Brands should consider turning themselves inside-out to achieve real change, rather than relying on what their customers think of them.
That was the central message from Dr Ian Combe, a lecturer in marketing strategy at Aston Business School, speaking at the latest Fresh Perspectives business breakfast briefing on Thursday 28 September.
Dr Combe explained that the traditional way of measuring and developing a brand image was based on what your customers think of you, typically presented on brand perception maps and compared to competitive brands.
This “outside-in thinking” could work in stable conditions or when exploiting a brand is required because it used simple visuals and led to decisions based on current customers’ needs and wants.
But he said: “This approach can be rather subjective, only comparing brands to existing and close competition, and is likely to encourage small incremental modifications that customers can articulate.
“Because of this, many firms tend to build on the past to fit with organisational culture and history, with advertising-led change or communication changes such as logos and colours.”
Dr Combe said that typical marketing texts further limited how bosses went about changing brands, as they recommended “consistency and stable competitive positioning”.
But he asked: “What happens when an organisation’s culture and history are not so useful for the future, when firms cannot afford large advertising campaigns or when they need substantive change?”
He discussed the example of MPREIS supermarkets in Austria, whose sales were struggling because they had copied the Aldi format but could not compete on price in their small, inner-city stores.
MPREIS had a discount store appearance with poor displays and crowded, untidy aisles, coming across as a “stack ’em high, sell ’em cheap” approach.
Dr Combe said: “They badly needed change, but if they’d asked the customer they would just have called for lower prices, or perhaps a little more room.”
Instead, MPREIS employed strategic thinking for a creative brand development, starting with in-depth interviews with bosses, consumers and a small project team, asking: “What’s worked, and what’s not worked – and therefore what ideas do we have for the future.”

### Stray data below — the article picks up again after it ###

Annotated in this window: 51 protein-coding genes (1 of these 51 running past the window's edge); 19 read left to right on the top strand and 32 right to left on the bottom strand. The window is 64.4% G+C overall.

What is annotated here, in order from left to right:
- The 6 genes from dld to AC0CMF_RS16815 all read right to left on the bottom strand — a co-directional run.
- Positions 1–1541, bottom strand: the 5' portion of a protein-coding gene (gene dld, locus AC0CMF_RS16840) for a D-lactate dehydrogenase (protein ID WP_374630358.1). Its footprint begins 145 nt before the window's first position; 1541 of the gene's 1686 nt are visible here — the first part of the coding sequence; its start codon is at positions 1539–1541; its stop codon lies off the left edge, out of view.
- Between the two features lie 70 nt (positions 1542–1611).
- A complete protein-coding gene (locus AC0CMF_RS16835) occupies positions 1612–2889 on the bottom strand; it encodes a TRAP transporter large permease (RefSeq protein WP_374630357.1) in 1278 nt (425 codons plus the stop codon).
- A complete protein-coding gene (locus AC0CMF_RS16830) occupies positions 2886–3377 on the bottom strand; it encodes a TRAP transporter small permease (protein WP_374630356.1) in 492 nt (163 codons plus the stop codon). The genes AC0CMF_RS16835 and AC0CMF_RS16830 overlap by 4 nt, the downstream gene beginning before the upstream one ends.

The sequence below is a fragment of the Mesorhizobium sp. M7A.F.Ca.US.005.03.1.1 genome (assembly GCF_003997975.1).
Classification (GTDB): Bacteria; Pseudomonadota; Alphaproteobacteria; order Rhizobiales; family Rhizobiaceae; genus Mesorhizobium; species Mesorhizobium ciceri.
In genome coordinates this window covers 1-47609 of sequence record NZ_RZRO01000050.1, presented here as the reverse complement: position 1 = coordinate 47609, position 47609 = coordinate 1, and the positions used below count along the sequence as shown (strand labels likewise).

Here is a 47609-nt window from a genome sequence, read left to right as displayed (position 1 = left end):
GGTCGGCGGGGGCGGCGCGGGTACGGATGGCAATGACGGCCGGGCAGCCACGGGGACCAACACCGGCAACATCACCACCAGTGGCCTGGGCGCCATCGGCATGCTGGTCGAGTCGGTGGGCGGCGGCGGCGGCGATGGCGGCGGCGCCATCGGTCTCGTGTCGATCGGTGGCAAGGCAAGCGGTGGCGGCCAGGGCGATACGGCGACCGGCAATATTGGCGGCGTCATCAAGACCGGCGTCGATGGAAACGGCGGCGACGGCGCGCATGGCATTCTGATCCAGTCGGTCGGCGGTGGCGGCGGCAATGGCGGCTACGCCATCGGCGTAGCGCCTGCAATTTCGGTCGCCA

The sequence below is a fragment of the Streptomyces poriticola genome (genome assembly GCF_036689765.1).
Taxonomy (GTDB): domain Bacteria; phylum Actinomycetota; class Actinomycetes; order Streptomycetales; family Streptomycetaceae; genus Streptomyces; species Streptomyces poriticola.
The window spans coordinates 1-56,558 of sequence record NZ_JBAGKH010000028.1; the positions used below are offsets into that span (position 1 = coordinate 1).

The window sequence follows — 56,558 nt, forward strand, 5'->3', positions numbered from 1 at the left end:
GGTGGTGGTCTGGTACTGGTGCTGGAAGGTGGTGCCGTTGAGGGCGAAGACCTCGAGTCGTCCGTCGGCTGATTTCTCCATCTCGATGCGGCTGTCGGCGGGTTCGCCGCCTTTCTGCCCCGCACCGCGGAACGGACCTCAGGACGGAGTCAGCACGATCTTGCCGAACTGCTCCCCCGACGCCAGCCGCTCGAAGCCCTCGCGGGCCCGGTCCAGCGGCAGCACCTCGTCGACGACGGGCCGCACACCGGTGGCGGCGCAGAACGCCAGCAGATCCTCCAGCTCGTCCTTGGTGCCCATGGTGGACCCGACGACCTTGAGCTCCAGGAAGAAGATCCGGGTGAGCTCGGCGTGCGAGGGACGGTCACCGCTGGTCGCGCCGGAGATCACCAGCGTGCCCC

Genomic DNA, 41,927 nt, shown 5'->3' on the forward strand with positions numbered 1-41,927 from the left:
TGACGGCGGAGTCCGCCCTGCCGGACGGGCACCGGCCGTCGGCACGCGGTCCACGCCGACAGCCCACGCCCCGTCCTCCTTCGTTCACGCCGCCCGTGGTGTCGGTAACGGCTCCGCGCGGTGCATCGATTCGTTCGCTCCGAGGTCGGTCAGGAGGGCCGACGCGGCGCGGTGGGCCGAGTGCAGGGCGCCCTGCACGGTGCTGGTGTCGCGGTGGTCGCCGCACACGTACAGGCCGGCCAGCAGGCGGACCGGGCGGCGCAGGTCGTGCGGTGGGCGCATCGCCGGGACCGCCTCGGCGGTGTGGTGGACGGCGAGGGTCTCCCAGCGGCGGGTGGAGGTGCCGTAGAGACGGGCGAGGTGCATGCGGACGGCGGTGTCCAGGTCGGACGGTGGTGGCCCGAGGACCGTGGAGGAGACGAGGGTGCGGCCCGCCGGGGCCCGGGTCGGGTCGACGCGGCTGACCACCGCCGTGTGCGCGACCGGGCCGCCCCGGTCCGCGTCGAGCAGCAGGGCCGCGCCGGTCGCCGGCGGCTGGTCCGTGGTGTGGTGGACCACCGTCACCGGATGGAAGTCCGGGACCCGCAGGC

The company also conducted detailed cultural analysis, asking: “What do we need to disrupt, what’s ‘cool’ and what codes, symbols and systems of meanings might be attractive to large numbers of consumers?”
The result was that MPREIS decided to focus on taste and freshness rather than price, offering exclusive variety rather than interchangeable assortments.
The firm used modern architecture to exploit beautiful surroundings, rather than being old dowdy discount stores, and used ‘Zeitgeist communications’ – such as printing local poems on delicatessen wrappings.
Dr Combe said: “This led to a new ‘quality of life’ brand through aesthetics, and over 22 years MPREIS was transformed into probably the sexiest supermarket in the world.”
He said there were key stages needed to change any corporate brand identity in this way, including:
Dr Combe added: “This inside-out thinking is what’s needed when substantive brand building and real change and development is required.”
The process is described in detail in the following article (the copyright is held by the journal):
Botschen, G., Combe, I. A. & Thelen, E. (2012) Brand driven Leadership for Change Management in Retailing, European Retail Research, Vol. II. pp.1-18. https://link.springer.com/book/10.1007/978-3-658-00717-1
Book your free place at the next Fresh Perspectives briefing ‘New Insights into Customer Relationship Management on Tuesday 10 October.
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